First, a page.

Love and jealousy always travel hand in hand, and when you add a charming American and a ruthless Mexican boss to the equation, then it inevitably leads to revenge, as in this 1990 movie.
It all begins when Jay Cochran, a U.S. Navy pilot, decides to retire early from his military career.
Before starting the rest of his new life, Jay decides to spend time in the luxurious mansion of his friend Tiburon Mendez, an influential businessman with whom, as a pilot, he had made some illegal deals during his career.
Jay greatly respects his friend, although he is unaware of his criminal gang’s darker and more violent sides.
During his stay, Jay meets Miryea, Tiburon’s beautiful wife and an attraction arises between the two that soon becomes an irresistible temptation.
The charming Miryea turns out to be a prisoner of an unhappy and abusive marriage, living a luxurious but loveless life.
Their passion for each other becomes increasingly intense and dangerous, leading them to challenge the power and cruelty of her fearsome husband.
Inevitably, Tiburon discovers the affair between his wife and Jay. Furious and thirsty for revenge, the boss sets in motion a diabolical plan to punish the two lovers.
Jay is savagely beaten and abandoned in a remote desert, while his men force Miryea into prostitution in a seedy brothel.
However, Jay survives the brutal attack, at which point he initiates his revenge against his former friend’s vengeance, with the help of some local farmers who equally hate Tiburon for ruining their families.
Although the American struggles with all his might without giving up, his road may be too long to get to Miryea before it is too late, for the woman is growing weaker against the horrible circumstances under which she must survive.
Tough life among brothers
However, we must also recognize that comparing with the visionary creator of Blade Runner and Alien is undoubtedly a challenging task, and also that dear old Tony, despite some limitations, always brought to theaters great shows capable of entertaining the audience.
Unfortunately, I have often encountered excessive criticism regarding his work, in some cases agreeing, such as with Top Gun and Days of Thunder, although let us remember they were excellent box office hits.
At the same time, I also fondly recall other works that I have not surprisingly mentioned repeatedly on my website.
1990’s Revenge is a movie that certainly falls into the category of well-deserved nostalgia.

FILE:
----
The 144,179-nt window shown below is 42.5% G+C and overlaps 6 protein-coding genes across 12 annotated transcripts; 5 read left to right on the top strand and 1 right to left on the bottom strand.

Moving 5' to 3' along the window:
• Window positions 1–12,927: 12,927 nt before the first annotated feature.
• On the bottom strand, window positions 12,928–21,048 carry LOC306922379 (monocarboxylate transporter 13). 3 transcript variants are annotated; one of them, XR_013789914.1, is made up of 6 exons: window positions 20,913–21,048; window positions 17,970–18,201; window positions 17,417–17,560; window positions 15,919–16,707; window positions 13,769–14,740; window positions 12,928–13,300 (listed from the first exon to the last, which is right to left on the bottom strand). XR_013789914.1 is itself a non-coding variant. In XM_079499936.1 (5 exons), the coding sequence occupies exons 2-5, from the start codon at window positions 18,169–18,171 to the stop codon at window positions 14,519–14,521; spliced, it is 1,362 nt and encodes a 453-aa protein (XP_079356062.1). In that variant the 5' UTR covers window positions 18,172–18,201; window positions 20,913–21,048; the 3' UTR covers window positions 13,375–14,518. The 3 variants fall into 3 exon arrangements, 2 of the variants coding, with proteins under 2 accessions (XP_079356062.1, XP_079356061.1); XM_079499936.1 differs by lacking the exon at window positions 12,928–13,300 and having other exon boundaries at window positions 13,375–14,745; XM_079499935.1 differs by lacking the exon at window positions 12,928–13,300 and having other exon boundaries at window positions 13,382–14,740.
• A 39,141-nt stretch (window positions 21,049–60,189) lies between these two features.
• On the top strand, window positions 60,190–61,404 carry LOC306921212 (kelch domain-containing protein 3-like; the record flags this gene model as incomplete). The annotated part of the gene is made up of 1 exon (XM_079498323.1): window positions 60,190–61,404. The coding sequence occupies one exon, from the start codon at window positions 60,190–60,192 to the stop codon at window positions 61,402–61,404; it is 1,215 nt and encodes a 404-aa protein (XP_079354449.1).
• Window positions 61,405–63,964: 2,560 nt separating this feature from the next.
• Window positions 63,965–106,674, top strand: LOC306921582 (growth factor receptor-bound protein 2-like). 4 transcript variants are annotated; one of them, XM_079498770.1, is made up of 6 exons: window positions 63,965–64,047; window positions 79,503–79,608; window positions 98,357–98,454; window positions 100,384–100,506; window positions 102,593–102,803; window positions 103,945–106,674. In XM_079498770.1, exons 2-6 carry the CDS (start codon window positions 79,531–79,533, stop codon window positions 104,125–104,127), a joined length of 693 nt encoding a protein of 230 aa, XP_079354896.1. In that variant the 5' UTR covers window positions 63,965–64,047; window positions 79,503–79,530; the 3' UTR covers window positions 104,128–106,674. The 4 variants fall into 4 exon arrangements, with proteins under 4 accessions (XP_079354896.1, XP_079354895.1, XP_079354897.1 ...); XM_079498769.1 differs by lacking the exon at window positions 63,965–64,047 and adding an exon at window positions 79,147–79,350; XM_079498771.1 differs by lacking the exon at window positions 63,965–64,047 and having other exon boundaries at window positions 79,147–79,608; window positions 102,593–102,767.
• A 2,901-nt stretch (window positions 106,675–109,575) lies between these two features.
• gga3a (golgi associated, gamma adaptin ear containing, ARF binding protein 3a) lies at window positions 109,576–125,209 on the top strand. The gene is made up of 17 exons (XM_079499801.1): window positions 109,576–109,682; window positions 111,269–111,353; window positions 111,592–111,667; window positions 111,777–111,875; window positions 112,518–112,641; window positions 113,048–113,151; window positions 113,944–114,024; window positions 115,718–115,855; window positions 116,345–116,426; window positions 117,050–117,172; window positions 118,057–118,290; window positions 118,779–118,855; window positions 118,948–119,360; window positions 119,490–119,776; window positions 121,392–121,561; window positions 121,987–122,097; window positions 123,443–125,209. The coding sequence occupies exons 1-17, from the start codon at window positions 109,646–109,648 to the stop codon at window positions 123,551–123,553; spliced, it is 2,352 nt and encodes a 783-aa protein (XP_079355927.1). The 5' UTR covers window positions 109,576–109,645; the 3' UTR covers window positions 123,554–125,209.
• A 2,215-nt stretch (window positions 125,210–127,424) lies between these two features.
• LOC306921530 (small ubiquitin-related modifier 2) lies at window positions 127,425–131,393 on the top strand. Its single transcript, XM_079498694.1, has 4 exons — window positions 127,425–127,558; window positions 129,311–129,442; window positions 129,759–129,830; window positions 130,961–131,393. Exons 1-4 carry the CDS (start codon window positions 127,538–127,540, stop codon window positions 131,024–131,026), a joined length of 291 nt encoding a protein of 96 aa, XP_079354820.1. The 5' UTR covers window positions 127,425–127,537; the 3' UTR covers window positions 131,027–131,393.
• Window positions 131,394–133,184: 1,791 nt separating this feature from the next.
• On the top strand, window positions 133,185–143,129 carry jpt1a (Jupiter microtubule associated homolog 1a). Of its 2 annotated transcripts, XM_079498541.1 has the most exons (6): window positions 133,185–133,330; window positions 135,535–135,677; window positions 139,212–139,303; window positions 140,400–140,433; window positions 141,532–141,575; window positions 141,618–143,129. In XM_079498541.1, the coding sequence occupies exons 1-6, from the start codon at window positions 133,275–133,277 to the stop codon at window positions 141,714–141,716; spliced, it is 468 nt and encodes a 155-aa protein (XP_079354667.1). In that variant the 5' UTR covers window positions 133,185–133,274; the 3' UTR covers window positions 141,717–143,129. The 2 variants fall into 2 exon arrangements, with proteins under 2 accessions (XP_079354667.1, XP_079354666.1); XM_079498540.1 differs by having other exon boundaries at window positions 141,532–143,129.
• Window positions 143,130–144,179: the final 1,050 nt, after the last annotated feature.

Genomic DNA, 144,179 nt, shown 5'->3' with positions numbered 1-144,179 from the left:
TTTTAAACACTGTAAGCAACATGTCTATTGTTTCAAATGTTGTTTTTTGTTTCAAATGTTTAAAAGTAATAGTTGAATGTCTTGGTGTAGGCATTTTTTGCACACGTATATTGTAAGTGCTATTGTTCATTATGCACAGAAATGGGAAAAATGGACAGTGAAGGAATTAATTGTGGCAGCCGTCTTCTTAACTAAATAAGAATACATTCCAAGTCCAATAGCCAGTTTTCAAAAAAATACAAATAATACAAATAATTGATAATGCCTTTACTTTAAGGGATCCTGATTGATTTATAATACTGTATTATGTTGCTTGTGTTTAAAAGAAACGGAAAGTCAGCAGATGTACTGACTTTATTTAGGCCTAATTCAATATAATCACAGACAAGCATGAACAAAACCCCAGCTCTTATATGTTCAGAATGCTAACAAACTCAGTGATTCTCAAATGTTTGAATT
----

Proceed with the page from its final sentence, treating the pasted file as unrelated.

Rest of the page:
Although it relies on numerous clichés in both plot and characters, that combination, seen countless other times, continues to succeed admirably.
First, the chemistry between the two young lovers, Kevin Costner and Madeleine Stowe is immediate and remarkable, emphasized by Scott’s clever direction, which lingers on specific details even before the passion begins.
Just as compelling is the relationship between the two friends Costner and an outstanding Anthony Quinn, one of my favorite actors of all time, in one of his most forgotten and underrated roles.
Finally, the story is a weaving of flesh, blood, and pain most viscerally and violently possible, where Scott forgets for once his fast-paced video clip editing and sets aside the sugar of many other American romance dramas.
The revenge of 1990’s cinema
Of course, the crucial element for a story of love and revenge is the chemistry between the lead lovers.
In this case, Tony Scott made an excellent choice, relying on Kevin Costner and Madeleine Stowe, at the time in the prime of their beauty and charm as 30-year-olds.
Costner certainly benefits from more space to explore and develop his character, who initially appears as the typical fearless American hero but later reveals interesting nuances, such as when he shares his past and reasons for leaving the army.
Meanwhile, Stowe embodies a sensual and charming figure, showing solid determination and engaging fragility.
Unfortunately, her figure is the one who definitely suffers the worst fate, and so she appears much less in the second half of the movie.
Anthony Quinn dominates the scene with his imposing presence; the other actors seem to disappear behind his magnetism whenever he appears.
He plays a violent and sadistic criminal, though with his own code of honor, and God protects anyone who dares to betray or disappoint him.
Just like the sweet Stowe, sadly, his character is also less present in the second half of the story.
Finally, I would like to mention two extraordinary performers in supporting roles, starting with Tomas Milian, an actor I have always admired in numerous Italian productions and in prominent parts such as in Steven Soderbergh‘s Traffic.
In this movie, Milian is Quinn’s faithful right-hand man, cunning and ruthless, nonetheless, the first to suspect the lovers’ affair.
Finally, we must remember the excellent Miguel Ferrer, an eclectic talent I have enjoyed in many films, such as Robocop or even Traffic, where he stars alongside Milian. In this case, the actor is one of the few to help the hapless Costner, joining in his revenge against Quinn.